In London, Pip has mastered surprisingly easily. He rented an apartment with Herbert Pocket, the son of his mentor, and took lessons from him. Entering the club “Chaffinch in the Grove,” he casually licked money, imitating new friends in an effort to spend as much as possible. His favorite pastime was drawing up a list of debts “from Cobs, Lobs or Nobs”. That’s when Pip feels like a first-class financier! Herbert trusts his business qualities; he himself only “looks around,” hoping to catch luck in the City. Spurred around in the whirlpool of London life Pip overtakes the news of the death of his sister.
Finally, Pip reached adulthood. Now he himself has to dispose of his property, part with the guardian, in the sharp mind and great authority of which he was more than once convinced; even on the streets singing: “Oh Jaggers, Jaggers, Jaggers, the most necessary humangrass!” On the day of his birth, Pip received five hundred pounds and a promise of the same amount annually for expenses “as a pledge of hope.” The first thing Pip wants to do is make half of his annual maintenance so that Herbert can work in a small company and then become its co-owner. For Pip himself, hopes for future accomplishments justify inaction.
Once, when Pip was alone in his dwelling – Herbert went to Marseilles, – suddenly there were footsteps on the stairs. A mighty gray-haired man came in, he did not need to get pendulums or other evidence from his pocket-Pip instantly recognized that fugitive convict! The old man began to thank Pip fervently for the act committed sixteen years ago. During the conversation it became clear that the source of the prosperity of Pip was the money of the fugitive: “Yes, Pip, my dear boy, I made you a gentleman out of you!” Like a bright flash lit up everything around – so much disappointment, humiliation, danger suddenly enveloped Pipa. So, Miss Havisham’s intentions to raise him to Estella are simply the fruit of his imagination! Hence, the blacksmith Joe was abandoned for the sake of the quirk of this man, who runs the risk of being hanged for illegally returning to England from an eternal settlement…
After the appearance of Abel Magwich (which was his benefactor’s name), Pip, embarrassed, began to prepare for his departure abroad. The disgust and horror experienced at the first moment were replaced in Pip’s soul by growing gratitude to this man. Magvich was hid in the house of Clara, the bride of Herbert. From there it was possible to sail by the Thames to the mouth and board a foreign steamer. From Magvich’s stories, it was revealed that Composon, the second convict caught in the marshes, was the dirty deceiver, the suitor Miss Havisham, and he still follows Magwich. In addition, according to various hints, Pip guessed that Magwich – Estella’s father, and her mother was the housekeeper Jagger, who was suspected of murder, but justified by the efforts of a lawyer, and then Jagger took the baby to the rich single Miss Havisham. Needless to say, that Pip had sworn to keep this secret for the sake of the adored Estella, despite the fact that by this time she was already married to the scoundrel Drumm. Reflecting on all this, Pip went to Miss Havish to get a large sum of money for Herbert. Leaving, he looked back – the wedding dress flashed on her like a torch! Pip, in despair, burning his hands, extinguished the fire. Miss Havisham stayed alive, but, alas, not for long…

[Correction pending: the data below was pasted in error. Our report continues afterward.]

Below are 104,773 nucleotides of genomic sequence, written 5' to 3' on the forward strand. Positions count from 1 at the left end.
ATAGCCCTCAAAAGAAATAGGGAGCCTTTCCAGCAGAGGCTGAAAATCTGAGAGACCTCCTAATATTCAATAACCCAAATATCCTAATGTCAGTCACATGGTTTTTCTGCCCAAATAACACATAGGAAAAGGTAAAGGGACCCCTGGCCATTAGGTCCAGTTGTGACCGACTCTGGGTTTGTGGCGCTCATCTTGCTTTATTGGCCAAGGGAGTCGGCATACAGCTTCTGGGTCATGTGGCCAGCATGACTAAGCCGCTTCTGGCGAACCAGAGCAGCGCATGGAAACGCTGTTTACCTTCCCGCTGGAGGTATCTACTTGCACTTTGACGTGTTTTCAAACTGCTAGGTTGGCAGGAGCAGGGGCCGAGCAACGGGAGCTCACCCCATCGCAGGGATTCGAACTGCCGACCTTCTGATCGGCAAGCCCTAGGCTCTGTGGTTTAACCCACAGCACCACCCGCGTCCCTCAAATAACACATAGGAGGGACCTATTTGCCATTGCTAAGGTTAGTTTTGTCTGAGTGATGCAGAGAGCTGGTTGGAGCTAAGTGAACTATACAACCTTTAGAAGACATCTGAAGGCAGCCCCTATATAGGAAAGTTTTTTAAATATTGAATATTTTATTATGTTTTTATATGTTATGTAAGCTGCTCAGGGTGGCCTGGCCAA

On the eve of the forthcoming flight, Pip received a strange letter inviting him to the house on the swamp. He could not imagine that Orlik, harboring malice, had become Comrade’s henchman and lured Pip to take revenge on him-to kill and burn in a huge stove. It seemed that death is inevitable, but the right friend Herbert arrived in time to cry. Now on the road! At first everything went well, only the steamboat had a chase, and Magvich was captured and convicted. He died of wounds in the prison hospital before he was executed, and his last moments were warmed by Pip’s gratitude and the story of the fate of his daughter, who became a noble lady.
Eleven years have passed. Pip is working in the company’s eastern office with Herbert, finding a friend in the family and care. And here he is again in his native village, where he is greeted by Joe and Biddy, their son, named Pip, and a toddler. But Pip hoped to see one that he never ceased to dream about. There were rumors that she buried her husband… An unknown force attracts Pip to an abandoned house. A woman’s figure appeared in the fog. This is Estella! “Is not it strange that this house reunited us,” Pip said, taking her hand, and they walked away from the gloomy ruins. The fog cleared. “The wide expanses stretched before them, not overshadowed by the shadow of a new separation.”


Charles Dickens Great Expectations